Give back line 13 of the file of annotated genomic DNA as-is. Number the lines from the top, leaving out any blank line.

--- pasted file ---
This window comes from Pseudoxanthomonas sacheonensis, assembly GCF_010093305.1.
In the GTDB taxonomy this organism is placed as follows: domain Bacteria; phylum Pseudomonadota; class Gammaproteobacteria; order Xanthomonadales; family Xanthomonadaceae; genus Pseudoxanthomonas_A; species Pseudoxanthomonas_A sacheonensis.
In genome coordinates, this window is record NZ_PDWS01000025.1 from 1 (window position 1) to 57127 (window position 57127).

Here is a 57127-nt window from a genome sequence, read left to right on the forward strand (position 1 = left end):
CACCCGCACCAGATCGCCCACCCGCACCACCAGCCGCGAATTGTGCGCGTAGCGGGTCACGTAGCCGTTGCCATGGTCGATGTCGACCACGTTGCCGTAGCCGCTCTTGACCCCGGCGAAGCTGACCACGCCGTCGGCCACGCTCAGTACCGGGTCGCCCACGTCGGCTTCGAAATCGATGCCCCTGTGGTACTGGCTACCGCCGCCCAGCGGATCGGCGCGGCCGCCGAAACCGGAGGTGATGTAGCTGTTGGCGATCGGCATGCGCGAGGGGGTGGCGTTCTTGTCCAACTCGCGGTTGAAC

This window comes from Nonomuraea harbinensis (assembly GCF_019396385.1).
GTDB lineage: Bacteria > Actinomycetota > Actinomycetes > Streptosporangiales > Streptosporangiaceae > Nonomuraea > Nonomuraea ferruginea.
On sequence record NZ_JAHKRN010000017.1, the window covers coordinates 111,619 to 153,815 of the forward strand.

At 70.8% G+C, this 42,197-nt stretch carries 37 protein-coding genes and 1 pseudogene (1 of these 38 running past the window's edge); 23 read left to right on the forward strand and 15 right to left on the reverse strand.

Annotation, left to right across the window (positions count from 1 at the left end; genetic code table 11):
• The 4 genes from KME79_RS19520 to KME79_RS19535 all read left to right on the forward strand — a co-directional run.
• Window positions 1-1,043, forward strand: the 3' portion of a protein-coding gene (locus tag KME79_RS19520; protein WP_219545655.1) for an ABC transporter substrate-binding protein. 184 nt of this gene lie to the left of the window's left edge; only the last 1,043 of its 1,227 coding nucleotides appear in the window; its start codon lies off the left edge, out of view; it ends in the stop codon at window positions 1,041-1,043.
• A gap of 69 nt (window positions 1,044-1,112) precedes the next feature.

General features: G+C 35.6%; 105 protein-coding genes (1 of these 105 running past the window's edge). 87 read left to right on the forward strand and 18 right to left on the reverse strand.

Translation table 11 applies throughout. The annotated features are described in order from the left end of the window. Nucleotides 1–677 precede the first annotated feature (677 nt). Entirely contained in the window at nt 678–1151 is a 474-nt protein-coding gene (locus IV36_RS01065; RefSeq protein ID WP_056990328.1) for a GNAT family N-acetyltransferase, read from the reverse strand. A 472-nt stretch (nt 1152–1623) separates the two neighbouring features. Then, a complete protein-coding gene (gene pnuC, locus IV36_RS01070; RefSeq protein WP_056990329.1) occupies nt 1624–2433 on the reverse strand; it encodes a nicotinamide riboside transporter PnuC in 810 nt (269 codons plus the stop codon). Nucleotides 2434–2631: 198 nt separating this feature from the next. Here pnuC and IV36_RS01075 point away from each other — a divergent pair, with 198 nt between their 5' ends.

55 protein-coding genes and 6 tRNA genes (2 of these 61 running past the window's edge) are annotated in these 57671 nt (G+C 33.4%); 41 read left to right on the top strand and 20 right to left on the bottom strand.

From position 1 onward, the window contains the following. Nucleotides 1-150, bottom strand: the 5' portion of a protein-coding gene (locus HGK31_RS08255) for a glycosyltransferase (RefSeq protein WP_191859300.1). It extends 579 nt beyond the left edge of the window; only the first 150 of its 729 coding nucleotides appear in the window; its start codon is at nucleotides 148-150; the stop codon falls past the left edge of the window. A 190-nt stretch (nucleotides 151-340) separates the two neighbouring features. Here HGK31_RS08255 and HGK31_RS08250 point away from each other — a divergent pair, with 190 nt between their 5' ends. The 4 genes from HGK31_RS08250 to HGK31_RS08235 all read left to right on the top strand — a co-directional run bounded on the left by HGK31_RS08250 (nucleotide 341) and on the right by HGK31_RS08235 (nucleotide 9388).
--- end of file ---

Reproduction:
• A gap of 69 nt (window positions 1,044-1,112) precedes the next feature.